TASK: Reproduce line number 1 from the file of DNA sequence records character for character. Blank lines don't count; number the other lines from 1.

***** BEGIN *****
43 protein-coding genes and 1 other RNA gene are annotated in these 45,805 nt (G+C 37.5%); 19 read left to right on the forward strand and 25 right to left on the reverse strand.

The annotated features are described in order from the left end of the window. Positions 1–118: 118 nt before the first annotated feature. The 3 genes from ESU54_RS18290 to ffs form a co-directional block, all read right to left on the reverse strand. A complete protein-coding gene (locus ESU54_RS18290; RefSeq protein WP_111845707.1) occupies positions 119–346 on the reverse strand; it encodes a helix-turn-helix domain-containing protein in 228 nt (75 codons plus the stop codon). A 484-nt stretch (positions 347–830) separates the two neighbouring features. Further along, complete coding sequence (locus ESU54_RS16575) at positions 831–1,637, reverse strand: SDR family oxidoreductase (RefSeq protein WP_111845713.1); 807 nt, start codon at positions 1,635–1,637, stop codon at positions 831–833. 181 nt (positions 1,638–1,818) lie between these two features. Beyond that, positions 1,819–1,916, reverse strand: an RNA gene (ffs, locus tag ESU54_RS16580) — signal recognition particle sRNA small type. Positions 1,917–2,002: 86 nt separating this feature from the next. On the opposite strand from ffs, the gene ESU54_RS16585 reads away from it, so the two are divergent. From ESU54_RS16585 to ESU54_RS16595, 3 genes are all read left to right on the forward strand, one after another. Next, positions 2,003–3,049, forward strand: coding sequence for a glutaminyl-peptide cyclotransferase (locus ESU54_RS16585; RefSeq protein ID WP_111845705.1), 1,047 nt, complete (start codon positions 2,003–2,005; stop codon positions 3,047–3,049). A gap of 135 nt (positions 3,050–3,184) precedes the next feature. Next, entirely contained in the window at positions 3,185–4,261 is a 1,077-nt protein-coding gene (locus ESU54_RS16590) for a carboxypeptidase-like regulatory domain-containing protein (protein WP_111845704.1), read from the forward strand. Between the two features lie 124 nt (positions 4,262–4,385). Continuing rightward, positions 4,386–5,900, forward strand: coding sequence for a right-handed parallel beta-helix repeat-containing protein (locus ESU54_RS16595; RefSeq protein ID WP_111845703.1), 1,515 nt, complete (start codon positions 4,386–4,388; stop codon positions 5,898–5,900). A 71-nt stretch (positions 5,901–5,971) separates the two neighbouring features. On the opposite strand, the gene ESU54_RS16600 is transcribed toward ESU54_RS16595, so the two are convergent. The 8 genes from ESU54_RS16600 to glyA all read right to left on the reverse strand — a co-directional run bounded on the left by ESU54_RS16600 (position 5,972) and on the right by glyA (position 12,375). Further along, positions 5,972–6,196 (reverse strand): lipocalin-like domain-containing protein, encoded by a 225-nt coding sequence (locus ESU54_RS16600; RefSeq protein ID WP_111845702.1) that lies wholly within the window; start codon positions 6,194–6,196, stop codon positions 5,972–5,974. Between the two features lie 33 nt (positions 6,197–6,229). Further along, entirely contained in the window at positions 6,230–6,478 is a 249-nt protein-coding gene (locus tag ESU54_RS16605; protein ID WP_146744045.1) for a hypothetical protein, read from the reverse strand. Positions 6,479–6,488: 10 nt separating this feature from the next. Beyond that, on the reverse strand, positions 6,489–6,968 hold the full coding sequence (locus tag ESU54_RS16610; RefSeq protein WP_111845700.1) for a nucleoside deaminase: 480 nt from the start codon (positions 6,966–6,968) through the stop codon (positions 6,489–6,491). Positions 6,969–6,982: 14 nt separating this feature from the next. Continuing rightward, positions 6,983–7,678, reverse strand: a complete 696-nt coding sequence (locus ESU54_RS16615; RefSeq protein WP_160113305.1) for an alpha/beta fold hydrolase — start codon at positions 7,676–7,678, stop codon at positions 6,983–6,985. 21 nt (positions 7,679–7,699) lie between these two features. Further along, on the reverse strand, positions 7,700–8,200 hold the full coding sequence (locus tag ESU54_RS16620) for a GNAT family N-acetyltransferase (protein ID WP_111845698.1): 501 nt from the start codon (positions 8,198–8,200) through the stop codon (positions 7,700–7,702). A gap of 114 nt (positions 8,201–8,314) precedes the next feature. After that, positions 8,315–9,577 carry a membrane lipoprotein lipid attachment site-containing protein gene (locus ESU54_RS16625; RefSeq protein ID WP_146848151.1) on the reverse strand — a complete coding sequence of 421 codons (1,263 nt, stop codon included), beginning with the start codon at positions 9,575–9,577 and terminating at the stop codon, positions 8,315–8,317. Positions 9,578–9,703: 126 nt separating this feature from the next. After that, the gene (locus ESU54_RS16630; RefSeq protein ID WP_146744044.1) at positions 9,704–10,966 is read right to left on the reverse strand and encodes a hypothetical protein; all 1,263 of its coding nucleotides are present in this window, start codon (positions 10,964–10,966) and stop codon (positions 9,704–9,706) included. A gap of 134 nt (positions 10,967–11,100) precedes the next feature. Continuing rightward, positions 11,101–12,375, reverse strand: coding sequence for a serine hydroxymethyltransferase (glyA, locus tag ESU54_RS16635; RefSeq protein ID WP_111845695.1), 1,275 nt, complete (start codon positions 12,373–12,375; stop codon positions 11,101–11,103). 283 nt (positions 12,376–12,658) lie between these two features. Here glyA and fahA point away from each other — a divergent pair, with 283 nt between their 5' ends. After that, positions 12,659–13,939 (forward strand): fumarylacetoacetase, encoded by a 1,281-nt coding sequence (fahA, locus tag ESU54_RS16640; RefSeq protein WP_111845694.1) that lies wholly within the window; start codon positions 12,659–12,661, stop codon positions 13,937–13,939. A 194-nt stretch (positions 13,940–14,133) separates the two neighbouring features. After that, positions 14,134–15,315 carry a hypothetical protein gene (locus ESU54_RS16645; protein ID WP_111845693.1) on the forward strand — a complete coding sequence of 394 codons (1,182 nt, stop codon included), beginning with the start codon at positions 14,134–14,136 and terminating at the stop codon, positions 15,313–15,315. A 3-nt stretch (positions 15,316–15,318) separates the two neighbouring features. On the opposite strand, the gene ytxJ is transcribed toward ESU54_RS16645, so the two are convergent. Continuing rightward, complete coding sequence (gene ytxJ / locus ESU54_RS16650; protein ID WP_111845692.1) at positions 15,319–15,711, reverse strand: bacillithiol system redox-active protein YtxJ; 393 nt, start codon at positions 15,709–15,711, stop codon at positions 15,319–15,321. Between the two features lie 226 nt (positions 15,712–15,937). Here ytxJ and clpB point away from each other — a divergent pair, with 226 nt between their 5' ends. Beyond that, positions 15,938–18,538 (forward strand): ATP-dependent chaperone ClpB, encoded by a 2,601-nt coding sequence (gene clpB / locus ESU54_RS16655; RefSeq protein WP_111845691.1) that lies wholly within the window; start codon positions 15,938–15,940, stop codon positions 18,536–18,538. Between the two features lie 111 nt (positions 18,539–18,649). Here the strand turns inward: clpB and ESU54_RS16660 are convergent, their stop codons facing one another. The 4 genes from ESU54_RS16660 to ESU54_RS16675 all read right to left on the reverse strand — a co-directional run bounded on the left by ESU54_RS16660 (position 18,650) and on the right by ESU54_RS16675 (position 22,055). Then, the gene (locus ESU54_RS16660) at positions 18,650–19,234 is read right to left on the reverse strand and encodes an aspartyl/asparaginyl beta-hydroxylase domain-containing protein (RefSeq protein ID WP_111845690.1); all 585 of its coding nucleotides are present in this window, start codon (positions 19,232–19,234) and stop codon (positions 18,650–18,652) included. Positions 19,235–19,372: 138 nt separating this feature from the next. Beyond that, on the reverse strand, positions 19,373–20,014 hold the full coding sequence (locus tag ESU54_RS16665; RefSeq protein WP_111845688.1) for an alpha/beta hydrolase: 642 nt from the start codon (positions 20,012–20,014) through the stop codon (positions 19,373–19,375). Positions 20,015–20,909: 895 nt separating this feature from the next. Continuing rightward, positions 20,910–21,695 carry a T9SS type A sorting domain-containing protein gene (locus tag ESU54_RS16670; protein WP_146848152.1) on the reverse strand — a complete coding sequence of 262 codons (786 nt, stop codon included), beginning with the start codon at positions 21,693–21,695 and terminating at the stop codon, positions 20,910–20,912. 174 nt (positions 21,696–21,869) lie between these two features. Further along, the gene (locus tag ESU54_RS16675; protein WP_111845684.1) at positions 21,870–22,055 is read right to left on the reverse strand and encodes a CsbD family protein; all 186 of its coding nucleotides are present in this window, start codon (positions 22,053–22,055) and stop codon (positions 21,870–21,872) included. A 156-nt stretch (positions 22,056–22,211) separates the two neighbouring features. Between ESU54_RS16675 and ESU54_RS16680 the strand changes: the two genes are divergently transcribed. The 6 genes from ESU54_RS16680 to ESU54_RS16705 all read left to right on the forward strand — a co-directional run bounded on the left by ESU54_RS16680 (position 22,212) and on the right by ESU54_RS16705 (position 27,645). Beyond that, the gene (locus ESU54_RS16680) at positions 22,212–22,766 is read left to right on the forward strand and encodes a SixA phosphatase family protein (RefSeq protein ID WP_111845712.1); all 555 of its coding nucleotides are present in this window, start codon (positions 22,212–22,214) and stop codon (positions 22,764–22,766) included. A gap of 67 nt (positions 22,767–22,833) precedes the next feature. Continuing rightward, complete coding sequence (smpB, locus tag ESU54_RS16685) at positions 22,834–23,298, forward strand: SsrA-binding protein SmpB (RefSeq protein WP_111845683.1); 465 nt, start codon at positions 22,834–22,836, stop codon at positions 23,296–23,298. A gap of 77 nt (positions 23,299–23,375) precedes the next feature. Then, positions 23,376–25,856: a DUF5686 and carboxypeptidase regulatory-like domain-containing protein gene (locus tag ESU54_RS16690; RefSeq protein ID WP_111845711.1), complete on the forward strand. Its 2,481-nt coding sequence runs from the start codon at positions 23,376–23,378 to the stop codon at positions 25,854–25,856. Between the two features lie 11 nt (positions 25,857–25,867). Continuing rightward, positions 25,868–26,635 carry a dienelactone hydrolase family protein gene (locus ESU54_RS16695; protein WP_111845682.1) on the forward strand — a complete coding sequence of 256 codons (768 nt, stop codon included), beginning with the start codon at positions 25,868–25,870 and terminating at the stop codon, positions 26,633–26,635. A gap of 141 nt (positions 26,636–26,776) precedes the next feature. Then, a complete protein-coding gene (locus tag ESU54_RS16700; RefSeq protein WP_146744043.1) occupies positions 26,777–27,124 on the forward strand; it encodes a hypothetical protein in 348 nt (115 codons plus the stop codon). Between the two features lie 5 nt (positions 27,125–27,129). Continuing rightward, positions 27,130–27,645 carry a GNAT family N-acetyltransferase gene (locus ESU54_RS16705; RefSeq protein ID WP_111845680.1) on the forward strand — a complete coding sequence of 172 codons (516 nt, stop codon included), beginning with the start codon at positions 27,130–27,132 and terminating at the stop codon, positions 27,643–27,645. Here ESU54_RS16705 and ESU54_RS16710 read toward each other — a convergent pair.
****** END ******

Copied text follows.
43 protein-coding genes and 1 other RNA gene are annotated in these 45,805 nt (G+C 37.5%); 19 read left to right on the forward strand and 25 right to left on the reverse strand.